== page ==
After the submission of this interim report the two leaders indicated a willingness that the subcommittee continue with the other issues identified in the Joint Statement of April 17th.  The sub-committee decided that their next meetings would focus on the Constitutional Changes as proposed by the previous the 1997 SVT government, the Labour coalition government ousted by the coup in 2000, and the current SDL Government. Focusing on the SDL Revised draft of ‘A Bill to Amend the Constitution’ 6/7/2002. Dr Halapua designed a Framework for Talanoa on Constitutional Change to be used as the basis for sub-committee deliberation.

On July 21st 2003, after another four meetings, the third TSC Progressive Report was submitted. This report was based on three parameters which had guided the discussions in regard to:

(i) Our common understanding of the “unconcealed” underlying purpose or intention, taking into account the spirit, the context, the content, and the promotion of a particular proposed change;

(ii) Our common understanding of the ‘non-controversial areas’, based on the knowledge that we are moving toward a possible convergence on a particular proposed change; and

(iii) Our common understanding of the ‘controversial areas’, based on the knowledge that we still have differences and need more discussions and wider consultations with respect to a particular proposed change.

A similar approach was taken in discussions of human rights and the increasing violence against those of non-Christian faiths. Based on the 2002 UN CERD report, a Framework for Talanoa on UNCERD Concluding Observations was designed by Dr Halapua to facilitate discussion of factors impeding the implementation of the Convention.  The framework was to enable a systematic discussion of measures to remedy concerns through the re-construction of what was perceived to be a common understanding of the crucial areas for qualitative judgment, and identify the positive aspects as well as the concerns and recommendations of UN CERD to be taken to the next Talanoa session.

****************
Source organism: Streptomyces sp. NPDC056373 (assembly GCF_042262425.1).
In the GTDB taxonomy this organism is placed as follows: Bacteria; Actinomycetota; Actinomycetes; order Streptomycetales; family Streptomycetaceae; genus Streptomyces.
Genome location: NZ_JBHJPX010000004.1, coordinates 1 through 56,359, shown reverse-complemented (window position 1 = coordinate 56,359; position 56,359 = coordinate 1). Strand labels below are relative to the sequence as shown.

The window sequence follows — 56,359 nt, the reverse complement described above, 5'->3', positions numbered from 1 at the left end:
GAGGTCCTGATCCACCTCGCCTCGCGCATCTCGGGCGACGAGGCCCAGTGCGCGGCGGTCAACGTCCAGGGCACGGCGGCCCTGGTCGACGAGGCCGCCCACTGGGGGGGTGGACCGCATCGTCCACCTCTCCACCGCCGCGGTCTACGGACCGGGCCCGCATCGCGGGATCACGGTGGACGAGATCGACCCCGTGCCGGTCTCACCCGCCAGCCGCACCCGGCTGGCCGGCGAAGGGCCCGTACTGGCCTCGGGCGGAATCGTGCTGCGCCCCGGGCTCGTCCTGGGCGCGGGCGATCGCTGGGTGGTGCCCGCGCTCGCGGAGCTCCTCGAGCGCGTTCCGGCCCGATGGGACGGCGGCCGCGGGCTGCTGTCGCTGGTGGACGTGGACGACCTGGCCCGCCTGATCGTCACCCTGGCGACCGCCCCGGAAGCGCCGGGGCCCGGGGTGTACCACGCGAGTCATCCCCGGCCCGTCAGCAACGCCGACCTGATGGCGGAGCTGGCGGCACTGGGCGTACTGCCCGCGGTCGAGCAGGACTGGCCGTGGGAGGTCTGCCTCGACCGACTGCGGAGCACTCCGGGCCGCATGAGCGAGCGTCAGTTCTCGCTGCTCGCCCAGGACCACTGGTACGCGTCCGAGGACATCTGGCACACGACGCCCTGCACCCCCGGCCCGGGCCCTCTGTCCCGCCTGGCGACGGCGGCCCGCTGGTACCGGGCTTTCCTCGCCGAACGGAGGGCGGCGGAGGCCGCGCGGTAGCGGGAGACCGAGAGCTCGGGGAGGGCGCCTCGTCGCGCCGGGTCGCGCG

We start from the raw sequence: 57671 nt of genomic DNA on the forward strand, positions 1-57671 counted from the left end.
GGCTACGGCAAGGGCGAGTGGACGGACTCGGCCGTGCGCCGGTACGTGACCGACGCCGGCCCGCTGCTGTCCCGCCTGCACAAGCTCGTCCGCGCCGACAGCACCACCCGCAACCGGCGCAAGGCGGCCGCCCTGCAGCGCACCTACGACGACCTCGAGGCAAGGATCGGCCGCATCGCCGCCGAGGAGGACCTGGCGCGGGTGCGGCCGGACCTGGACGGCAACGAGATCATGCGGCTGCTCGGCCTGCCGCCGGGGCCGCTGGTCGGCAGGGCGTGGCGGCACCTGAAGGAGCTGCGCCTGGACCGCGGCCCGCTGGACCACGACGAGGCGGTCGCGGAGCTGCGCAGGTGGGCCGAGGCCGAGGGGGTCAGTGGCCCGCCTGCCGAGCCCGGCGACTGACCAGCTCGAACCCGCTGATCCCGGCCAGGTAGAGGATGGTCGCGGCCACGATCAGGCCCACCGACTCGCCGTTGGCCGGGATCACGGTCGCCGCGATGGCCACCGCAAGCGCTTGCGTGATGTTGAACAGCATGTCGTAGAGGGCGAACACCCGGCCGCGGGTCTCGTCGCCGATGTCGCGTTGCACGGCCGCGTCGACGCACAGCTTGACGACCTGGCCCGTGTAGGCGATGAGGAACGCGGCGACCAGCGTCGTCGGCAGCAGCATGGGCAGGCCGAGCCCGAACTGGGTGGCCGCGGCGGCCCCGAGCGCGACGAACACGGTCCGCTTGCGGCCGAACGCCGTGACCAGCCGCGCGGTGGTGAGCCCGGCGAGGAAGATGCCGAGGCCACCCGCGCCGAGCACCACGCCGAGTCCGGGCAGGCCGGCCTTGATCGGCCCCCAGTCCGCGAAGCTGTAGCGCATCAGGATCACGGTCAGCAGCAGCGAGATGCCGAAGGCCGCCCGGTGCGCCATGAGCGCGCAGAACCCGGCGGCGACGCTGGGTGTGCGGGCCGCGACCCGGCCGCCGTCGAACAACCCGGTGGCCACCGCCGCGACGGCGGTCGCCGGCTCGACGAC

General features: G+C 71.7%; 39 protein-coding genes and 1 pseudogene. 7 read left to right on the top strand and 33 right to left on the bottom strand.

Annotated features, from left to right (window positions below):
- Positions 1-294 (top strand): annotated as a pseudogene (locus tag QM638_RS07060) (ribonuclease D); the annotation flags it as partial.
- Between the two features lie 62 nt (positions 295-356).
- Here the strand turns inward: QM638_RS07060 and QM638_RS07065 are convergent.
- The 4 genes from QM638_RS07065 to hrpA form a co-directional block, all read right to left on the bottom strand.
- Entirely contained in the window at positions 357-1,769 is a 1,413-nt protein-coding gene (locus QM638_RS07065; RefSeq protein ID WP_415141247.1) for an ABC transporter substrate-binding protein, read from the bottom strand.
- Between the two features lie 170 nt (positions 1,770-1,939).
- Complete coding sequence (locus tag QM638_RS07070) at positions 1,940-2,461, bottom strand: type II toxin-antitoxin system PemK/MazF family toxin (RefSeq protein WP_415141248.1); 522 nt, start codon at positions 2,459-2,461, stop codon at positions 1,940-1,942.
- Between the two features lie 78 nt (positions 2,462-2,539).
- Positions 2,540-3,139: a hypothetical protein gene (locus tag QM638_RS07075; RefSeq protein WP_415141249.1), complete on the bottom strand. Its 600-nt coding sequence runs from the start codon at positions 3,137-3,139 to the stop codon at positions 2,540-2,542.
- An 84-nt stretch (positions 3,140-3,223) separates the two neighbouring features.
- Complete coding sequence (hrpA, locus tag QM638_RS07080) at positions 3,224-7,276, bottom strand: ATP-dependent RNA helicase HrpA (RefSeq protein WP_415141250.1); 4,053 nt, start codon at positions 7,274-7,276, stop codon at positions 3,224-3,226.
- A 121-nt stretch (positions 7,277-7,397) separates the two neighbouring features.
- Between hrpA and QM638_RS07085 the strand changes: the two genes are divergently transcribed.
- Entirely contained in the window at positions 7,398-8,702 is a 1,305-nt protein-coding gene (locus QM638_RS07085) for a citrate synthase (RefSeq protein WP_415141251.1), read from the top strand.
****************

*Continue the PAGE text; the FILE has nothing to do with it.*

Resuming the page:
After nine meetings, the subcommittee’s common understanding was presented in the fourth TSC Progressive Report to the Leaders on September 10th 2003.

Talanoa VI (27-28th February 2004) focused on the three interim reports of the Talanoa Bipartisan Subcommittee.  In many cases, the recommendations of the subcommittee were accepted and there was agreement that the subcommittee continue in certain specific areas. It was agreed that the examination of the issues by a small, bipartisan group helped develop consensus and provided a base for further bipartisan action.

It was agreed that the subcommittee discussions and recommendations regarding land represented a sound base for moving forward and that the issue was ready to go to a Special Committee of Parliament. The subcommittee was asked to prepare a draft Terms of Reference, a suggestion of committee composition and a time frame for this proposed Special Committee. Similarly, most recommendations in the report on constitutional changes were accepted with a few needing further discussion. There was general agreement that further work was needed on the UN CERD report. The subcommittee was tasked to discuss specific matters with the Human Rights Commission and to report back to the next full Talanoa session. It was also agreed to include the sugar industry restructure in this (April) Talanoa dialogue.

To expedite subcommittee discussions, a Holistic Talanoa Framework on Land was prepared by Dr Halapua to provide and arrange “the values and overarching vision, explicit or implicit, for our moral, social, economic and political judgments of the identified issues and legal vehicle options on land.” On March 19, the fifth TSC Progressive Report recommended the establishment of a Joint Parliamentary Subcommittee on Land, which would include members from both sides of the House and a Great Council of Chiefs nominee from the Senate. The report included a draft TOR.